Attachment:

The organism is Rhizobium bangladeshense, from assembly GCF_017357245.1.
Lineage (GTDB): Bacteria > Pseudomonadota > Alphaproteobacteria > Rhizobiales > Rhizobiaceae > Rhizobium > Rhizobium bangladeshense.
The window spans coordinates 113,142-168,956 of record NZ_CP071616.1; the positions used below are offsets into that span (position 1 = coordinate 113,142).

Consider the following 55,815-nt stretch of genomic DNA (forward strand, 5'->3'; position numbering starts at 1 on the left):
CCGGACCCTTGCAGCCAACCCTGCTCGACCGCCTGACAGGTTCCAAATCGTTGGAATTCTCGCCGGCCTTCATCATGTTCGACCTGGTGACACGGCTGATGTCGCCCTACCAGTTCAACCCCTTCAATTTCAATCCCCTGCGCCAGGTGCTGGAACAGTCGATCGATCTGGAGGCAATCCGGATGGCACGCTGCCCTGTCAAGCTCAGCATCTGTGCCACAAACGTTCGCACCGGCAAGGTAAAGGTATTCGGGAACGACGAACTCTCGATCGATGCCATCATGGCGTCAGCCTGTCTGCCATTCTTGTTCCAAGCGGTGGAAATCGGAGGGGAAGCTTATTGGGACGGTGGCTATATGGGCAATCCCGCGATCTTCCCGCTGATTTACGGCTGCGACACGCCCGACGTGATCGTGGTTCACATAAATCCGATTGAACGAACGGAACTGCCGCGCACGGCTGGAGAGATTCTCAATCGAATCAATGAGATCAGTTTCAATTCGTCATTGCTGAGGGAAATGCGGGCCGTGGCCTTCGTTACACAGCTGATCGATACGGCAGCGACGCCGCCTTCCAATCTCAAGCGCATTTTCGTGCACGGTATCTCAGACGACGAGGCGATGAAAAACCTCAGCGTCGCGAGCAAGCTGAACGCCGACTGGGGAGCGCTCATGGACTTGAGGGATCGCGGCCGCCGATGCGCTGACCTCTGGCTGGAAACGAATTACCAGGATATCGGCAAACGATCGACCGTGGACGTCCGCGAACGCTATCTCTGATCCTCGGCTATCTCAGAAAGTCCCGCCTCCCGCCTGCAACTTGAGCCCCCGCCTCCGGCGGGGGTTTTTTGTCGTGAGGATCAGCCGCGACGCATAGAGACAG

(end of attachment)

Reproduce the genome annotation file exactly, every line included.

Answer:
The organism is Rhizobium bangladeshense, from assembly GCF_017357245.1.
Lineage (GTDB): Bacteria > Pseudomonadota > Alphaproteobacteria > Rhizobiales > Rhizobiaceae > Rhizobium > Rhizobium bangladeshense.
The window spans coordinates 113,142-168,956 of record NZ_CP071616.1; the positions used below are offsets into that span (position 1 = coordinate 113,142).

Consider the following 55,815-nt stretch of genomic DNA (forward strand, 5'->3'; position numbering starts at 1 on the left):
CCGGACCCTTGCAGCCAACCCTGCTCGACCGCCTGACAGGTTCCAAATCGTTGGAATTCTCGCCGGCCTTCATCATGTTCGACCTGGTGACACGGCTGATGTCGCCCTACCAGTTCAACCCCTTCAATTTCAATCCCCTGCGCCAGGTGCTGGAACAGTCGATCGATCTGGAGGCAATCCGGATGGCACGCTGCCCTGTCAAGCTCAGCATCTGTGCCACAAACGTTCGCACCGGCAAGGTAAAGGTATTCGGGAACGACGAACTCTCGATCGATGCCATCATGGCGTCAGCCTGTCTGCCATTCTTGTTCCAAGCGGTGGAAATCGGAGGGGAAGCTTATTGGGACGGTGGCTATATGGGCAATCCCGCGATCTTCCCGCTGATTTACGGCTGCGACACGCCCGACGTGATCGTGGTTCACATAAATCCGATTGAACGAACGGAACTGCCGCGCACGGCTGGAGAGATTCTCAATCGAATCAATGAGATCAGTTTCAATTCGTCATTGCTGAGGGAAATGCGGGCCGTGGCCTTCGTTACACAGCTGATCGATACGGCAGCGACGCCGCCTTCCAATCTCAAGCGCATTTTCGTGCACGGTATCTCAGACGACGAGGCGATGAAAAACCTCAGCGTCGCGAGCAAGCTGAACGCCGACTGGGGAGCGCTCATGGACTTGAGGGATCGCGGCCGCCGATGCGCTGACCTCTGGCTGGAAACGAATTACCAGGATATCGGCAAACGATCGACCGTGGACGTCCGCGAACGCTATCTCTGATCCTCGGCTATCTCAGAAAGTCCCGCCTCCCGCCTGCAACTTGAGCCCCCGCCTCCGGCGGGGGTTTTTTGTCGTGAGGATCAGCCGCGACGCATAGAGACAG